Staten's corrective comes in the form of a neatly double-edged critique. On the one hand he sets out to deconstruct that standard "Wittgensteinian" ploy which consists in denying all interest and validity to questions that can't be posed in the idiom of (so-called) "ordinary language." This move is usually followed by the argument that language is one of those "forms of life" that make sense for us only in the context of our other manifold communal activities. Philosophy is powerless to explain such activities, beyond pointing up their familial resemblances and applying its veto to other, more presumptuous forms of critique. Staten firmly rejects this reading of Wittgenstein. Quite apart from its highly conservative cast - implying that "language-games," like social institutions, are beyond the reach of any radical critique - it ignores a whole dimension of Wittgenstein's text in which language does much more than beat the bounds of a straightforward stylistic consensus-view. Reading Wittgenstein alongside Derrida brings out the extent to which the former's writing partakes of "new analogies, new possibilities of syntax" that scarcely belong to ordinary language, at least as conceived in the normative account. The "forms of life" reading is a straitjacket imposed by commentators who fail to recognize the looseness of fit between culturally-sanctioned modes of understanding and language in its more heuristic or exploratory styles. Wittgenstein's most characteristic gesture, as Staten reads him, is "to imagine the liminal moments of rule learning during which it is not yet natural to go on in the standard way and something new might yet be done" (p. 101). The most characteristic move among his commentators (some of them, at least) is to appeal prematurely to some version of the "forms of life" argument which closes off any sense of these radical possibiligties. (Christopher Norris, Reviewed Work(s): Wittgenstein and Derrida by Henry Staten, Comparative Literature, Vol. 38, No. 4 (Autumn, 1986), pp. 350-359 : 350-1.)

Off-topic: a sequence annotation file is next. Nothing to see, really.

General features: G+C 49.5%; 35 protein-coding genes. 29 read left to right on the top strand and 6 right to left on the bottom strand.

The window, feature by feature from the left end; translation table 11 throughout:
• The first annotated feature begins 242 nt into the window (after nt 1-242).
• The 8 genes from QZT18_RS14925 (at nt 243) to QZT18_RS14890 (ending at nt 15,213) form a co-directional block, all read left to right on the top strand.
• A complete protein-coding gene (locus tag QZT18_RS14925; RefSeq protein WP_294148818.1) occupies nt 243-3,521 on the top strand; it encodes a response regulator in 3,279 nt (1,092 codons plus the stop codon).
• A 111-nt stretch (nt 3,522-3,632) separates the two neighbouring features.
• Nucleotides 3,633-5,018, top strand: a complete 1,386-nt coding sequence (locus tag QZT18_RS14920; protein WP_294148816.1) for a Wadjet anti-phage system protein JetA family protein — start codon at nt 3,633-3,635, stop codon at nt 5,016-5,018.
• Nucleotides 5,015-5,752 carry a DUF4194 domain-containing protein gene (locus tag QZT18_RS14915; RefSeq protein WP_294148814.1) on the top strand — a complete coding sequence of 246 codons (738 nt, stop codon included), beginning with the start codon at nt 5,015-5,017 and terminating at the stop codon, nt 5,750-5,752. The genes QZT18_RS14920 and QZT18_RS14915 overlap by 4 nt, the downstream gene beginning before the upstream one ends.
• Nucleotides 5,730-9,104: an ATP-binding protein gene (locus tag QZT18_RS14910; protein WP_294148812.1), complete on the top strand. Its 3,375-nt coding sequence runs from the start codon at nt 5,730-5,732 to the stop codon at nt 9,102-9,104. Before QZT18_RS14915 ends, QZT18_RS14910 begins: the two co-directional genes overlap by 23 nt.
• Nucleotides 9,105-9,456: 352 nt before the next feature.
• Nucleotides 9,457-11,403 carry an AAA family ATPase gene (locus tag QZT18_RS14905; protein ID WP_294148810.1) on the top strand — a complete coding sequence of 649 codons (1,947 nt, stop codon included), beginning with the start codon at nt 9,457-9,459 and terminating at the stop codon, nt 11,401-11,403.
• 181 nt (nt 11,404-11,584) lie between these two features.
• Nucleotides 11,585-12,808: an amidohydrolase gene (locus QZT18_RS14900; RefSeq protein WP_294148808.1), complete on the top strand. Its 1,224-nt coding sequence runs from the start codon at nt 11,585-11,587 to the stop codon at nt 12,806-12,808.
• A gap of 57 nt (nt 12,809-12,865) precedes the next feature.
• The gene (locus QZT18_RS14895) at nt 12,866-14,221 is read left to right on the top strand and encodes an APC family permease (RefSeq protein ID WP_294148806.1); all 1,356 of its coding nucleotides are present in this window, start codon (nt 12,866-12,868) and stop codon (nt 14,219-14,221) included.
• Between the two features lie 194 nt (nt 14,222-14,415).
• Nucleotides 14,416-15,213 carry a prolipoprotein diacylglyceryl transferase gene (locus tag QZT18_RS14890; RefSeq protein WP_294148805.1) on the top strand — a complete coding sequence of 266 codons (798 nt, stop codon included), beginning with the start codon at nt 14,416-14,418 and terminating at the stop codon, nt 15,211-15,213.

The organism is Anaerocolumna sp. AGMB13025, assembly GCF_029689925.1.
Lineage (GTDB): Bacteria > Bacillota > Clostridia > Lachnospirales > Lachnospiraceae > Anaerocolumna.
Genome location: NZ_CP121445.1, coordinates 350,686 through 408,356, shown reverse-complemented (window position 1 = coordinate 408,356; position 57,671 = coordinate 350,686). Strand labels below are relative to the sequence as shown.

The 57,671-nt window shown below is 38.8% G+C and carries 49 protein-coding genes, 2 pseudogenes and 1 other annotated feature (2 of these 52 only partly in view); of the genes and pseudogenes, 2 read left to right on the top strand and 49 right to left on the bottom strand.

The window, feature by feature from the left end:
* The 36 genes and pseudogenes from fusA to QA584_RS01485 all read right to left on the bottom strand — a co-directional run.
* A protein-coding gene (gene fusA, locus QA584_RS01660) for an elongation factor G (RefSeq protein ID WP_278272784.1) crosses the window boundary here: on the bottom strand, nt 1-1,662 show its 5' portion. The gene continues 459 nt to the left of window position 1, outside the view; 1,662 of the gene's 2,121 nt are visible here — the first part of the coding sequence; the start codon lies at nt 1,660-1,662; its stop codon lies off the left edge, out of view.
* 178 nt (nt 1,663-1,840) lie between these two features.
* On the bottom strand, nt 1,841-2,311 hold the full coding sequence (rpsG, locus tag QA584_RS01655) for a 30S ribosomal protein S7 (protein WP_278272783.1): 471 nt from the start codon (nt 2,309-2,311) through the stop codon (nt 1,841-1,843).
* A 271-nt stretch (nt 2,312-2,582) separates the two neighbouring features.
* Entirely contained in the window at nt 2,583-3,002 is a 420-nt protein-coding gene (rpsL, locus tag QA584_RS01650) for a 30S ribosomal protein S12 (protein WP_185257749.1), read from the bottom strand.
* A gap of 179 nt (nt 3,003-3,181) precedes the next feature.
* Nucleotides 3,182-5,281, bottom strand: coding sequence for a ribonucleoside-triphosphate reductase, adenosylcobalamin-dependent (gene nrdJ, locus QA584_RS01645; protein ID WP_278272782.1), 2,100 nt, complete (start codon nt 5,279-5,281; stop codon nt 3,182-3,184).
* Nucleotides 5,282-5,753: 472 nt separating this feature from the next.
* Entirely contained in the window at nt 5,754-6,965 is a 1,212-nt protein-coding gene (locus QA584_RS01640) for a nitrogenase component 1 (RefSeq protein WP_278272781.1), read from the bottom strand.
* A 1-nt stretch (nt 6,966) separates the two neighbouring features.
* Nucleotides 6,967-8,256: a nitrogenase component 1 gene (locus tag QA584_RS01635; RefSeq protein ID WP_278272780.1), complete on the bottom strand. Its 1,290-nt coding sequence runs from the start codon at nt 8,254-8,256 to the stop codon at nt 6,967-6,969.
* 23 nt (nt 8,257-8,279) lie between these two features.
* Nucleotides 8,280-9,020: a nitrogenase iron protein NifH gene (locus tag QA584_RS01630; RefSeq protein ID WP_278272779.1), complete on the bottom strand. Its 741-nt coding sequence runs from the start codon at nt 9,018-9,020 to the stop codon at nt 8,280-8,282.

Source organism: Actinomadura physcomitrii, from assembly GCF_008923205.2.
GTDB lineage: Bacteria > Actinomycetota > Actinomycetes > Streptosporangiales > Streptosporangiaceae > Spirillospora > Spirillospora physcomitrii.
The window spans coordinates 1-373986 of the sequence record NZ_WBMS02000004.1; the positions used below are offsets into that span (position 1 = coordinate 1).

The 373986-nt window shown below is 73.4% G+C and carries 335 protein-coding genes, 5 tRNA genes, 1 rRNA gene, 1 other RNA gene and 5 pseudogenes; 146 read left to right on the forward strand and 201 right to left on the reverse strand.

• Very interesting positions, thank you very much! – wroom wroom Jun 7 '18 at 22:37
  • There is also the everlasting problem of early Wittgenstein "philosophy" being mutually exclusive with his later approach. Which Wittgenstein, the one of the Tractatus, or the one of the PhI? – Luís Henrique Jun 7 '18 at 23:08
  • 1
    I assumed and assume the Later Wittgenstein. Questions on Wittgenstein usually centre on the Philosophical Investigations and other later works. That phase of LW's work now generally prevails over the earlier phase of the Tractatus. Fair and relevant point, though - thank you. Best : GT – Geoffrey Thomas Jun 7 '18 at 23:18
  • @Luis Henrique. Thanks for comment. I have taken account of it with acknowledgement in my revised answer ('Endnote'). Best : GT – Geoffrey Thomas Jun 7 '18 at 23:31
  • Yup, I mean late Wittgenstein, it says in the question... – wroom wroom Jun 8 '18 at 10:52